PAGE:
And it isn't such a big deal. But back then, you have this sort of atmosphere of complete ignorance and all kinds of crazy theories, like at one point you you know, you describe this one incident in Russia where a few villagers abducted two doctors on duty who espouse quarantine, tied them to cholera corpses and place them in a pit. Their survival would be proof against contagion. In that particular case, they did survive and were eventually pulled out of the pit stop, which is fascinating, you know.


The other thing that strikes me is that medicine based on science at that time, is at such a primitive stage that alternative medicines are thriving like you are right at one point called the need of physicians medicine. Hakeem's did command respect and were enlisted by the British in relief efforts. The cures offered could be a mixture of various medical traditions. The words prescribed black pepper, ginger cloves and at most beloved Indian ingredient, caffeine or associated. Or however you pronounce that in Madras, in south India, physicians practicing arguido Naani and Ceyda, native to the region, assisted the government.


And where the cure seemed to be effective, it won the appreciation of the roles of the locals, irrespective of who the ruling class was, the British or the local royals stop.


And it strikes me that, you know, medicine back in the day is so primitive. You know, for various diseases, you would have bloodletting as an option and all of that hospitals would not yet be sanitized. So you could actually die because you went to a hospital that you know, that is why people would believe in some of these alternative systems, like, you know, the explanation that I give whenever I talk about, you know, why so many people believe in something like homeopathy, for example, is one of course, we all know about the placebo effect.


But there's also a reversion to the mean that, you know, some diseases will just automatically get better over time. And if you take whatever medicine you think is medicine at the peak of that, you will obviously ascribe causation and say, oh, no, no, no, this cured me and all of that. So what's kind of the medical landscape like? Because today we think of, OK, there is science and, you know, there is proper kind of medicine and we have a great understanding into all of these.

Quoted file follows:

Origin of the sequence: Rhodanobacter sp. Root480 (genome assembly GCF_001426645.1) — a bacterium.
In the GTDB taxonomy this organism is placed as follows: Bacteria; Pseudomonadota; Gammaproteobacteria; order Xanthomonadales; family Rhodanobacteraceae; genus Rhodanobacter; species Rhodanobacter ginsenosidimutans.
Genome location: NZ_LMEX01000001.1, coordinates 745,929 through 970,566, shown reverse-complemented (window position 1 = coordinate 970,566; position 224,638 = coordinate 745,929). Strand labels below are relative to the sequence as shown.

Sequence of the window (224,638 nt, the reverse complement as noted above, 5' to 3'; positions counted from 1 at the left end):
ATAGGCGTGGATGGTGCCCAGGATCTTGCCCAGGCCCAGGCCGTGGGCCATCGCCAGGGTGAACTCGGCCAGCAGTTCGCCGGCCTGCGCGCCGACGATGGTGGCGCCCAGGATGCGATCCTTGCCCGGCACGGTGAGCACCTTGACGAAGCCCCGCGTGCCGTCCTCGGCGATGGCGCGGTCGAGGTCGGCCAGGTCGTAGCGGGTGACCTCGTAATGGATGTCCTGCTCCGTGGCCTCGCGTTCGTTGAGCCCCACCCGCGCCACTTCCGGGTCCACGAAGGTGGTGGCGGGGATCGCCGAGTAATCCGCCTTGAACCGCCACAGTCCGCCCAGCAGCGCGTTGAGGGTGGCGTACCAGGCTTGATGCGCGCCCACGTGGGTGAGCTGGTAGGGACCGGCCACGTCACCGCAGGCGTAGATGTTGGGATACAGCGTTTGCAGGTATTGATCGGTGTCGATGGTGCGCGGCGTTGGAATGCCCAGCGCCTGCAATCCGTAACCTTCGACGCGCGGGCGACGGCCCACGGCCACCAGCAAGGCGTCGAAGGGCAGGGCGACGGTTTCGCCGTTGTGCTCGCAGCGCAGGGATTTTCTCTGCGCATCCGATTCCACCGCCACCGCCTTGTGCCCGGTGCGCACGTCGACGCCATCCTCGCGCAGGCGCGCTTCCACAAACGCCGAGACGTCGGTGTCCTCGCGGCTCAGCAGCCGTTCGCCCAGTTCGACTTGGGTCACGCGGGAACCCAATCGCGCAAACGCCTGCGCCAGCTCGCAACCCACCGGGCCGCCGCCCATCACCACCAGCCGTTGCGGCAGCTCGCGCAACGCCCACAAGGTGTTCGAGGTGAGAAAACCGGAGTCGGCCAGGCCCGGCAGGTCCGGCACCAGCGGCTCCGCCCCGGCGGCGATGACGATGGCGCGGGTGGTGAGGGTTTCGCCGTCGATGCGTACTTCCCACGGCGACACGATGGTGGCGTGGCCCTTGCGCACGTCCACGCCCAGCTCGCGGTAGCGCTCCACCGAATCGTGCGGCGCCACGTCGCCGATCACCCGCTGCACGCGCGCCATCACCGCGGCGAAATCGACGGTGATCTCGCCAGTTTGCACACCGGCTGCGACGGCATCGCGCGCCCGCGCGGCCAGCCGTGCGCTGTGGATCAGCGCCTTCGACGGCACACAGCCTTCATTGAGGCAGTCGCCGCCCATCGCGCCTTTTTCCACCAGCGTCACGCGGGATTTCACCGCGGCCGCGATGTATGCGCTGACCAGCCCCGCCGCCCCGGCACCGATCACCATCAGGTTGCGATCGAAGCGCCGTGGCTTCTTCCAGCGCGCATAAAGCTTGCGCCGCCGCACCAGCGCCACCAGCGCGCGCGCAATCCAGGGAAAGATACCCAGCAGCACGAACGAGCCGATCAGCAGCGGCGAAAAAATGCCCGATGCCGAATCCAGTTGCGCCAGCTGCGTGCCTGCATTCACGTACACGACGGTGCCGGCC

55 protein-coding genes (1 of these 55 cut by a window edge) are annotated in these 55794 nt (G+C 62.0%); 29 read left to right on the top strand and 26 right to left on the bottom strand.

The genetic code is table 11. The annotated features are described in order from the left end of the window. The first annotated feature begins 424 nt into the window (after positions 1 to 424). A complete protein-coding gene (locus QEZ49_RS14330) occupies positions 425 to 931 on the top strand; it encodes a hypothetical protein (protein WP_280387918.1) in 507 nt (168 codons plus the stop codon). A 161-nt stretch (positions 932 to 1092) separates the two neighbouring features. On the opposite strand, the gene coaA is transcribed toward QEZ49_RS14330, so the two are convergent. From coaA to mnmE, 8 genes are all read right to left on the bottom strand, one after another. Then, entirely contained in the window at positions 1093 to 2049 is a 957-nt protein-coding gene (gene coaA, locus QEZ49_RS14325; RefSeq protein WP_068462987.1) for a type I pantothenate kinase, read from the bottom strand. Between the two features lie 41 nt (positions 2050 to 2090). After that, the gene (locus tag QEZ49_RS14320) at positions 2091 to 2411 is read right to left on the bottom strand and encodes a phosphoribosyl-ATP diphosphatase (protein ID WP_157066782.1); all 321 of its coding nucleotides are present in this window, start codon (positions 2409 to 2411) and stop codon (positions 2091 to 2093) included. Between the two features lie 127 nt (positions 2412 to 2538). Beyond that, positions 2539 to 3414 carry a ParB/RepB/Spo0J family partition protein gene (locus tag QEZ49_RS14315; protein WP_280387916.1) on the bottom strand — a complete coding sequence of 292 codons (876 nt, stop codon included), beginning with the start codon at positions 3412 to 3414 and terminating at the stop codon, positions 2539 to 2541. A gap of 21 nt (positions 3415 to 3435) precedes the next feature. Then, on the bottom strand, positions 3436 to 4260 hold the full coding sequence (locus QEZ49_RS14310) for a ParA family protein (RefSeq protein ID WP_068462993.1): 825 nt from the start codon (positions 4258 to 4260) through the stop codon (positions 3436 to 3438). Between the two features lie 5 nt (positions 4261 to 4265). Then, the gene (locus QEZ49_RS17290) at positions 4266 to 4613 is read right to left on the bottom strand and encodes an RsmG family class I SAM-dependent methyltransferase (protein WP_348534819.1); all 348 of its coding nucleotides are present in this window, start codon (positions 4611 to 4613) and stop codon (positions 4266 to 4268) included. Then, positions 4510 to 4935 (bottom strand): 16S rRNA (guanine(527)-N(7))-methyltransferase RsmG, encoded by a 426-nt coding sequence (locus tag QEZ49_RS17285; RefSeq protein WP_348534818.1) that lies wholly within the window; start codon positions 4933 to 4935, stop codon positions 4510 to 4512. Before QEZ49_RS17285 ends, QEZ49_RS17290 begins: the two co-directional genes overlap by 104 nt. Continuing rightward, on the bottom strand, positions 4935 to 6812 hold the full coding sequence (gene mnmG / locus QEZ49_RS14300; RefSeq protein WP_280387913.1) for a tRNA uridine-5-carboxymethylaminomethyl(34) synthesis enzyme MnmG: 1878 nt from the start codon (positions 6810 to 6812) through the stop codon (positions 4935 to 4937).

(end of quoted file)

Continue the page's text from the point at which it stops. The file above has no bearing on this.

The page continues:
But at that time, everything is kind of free to is depending on whatever you think that works because nobody really knows anything. Right. What was that like? Absolutely.


I mean, you know, also this today, this notion of Western superiority in medicine that if at all, it was in fact, what I point out in this book is that these pandemics, it really didn't matter that much. Maybe cholera, the plague, they figured it out very late after the pandemic influenza, after the pandemic certainly didn't hit during the pandemic. But in the early 19th century, they were all the same. I mean, there was really no advantage that Western medicine gave in surviving cholera.


These are the I mean, given these very these targets in south India. So as you said, you're not completely faith based. Does that mean, you know, is completely useless against cholera? It's hard to say, but against basic diseases, I'm pretty sure that some of these things that they would have been afraid must have worked. Obviously, every you know, there's a credibility criteria and these doctors would have gained reputation over time only, of course, if things work.


But, you know, this is a world where when these doctors are living on side by side with massive superstitions and you have these bitches, you have these sorcerers, you have eaten all kinds of people in especially rural India, but also in India who command huge aspects. So, of course, goddesses and gods. So in Indian history, Cedella is a classic goddess in eastern India for smallpox, but they could be for cholera, you know, across the seventeen hundreds.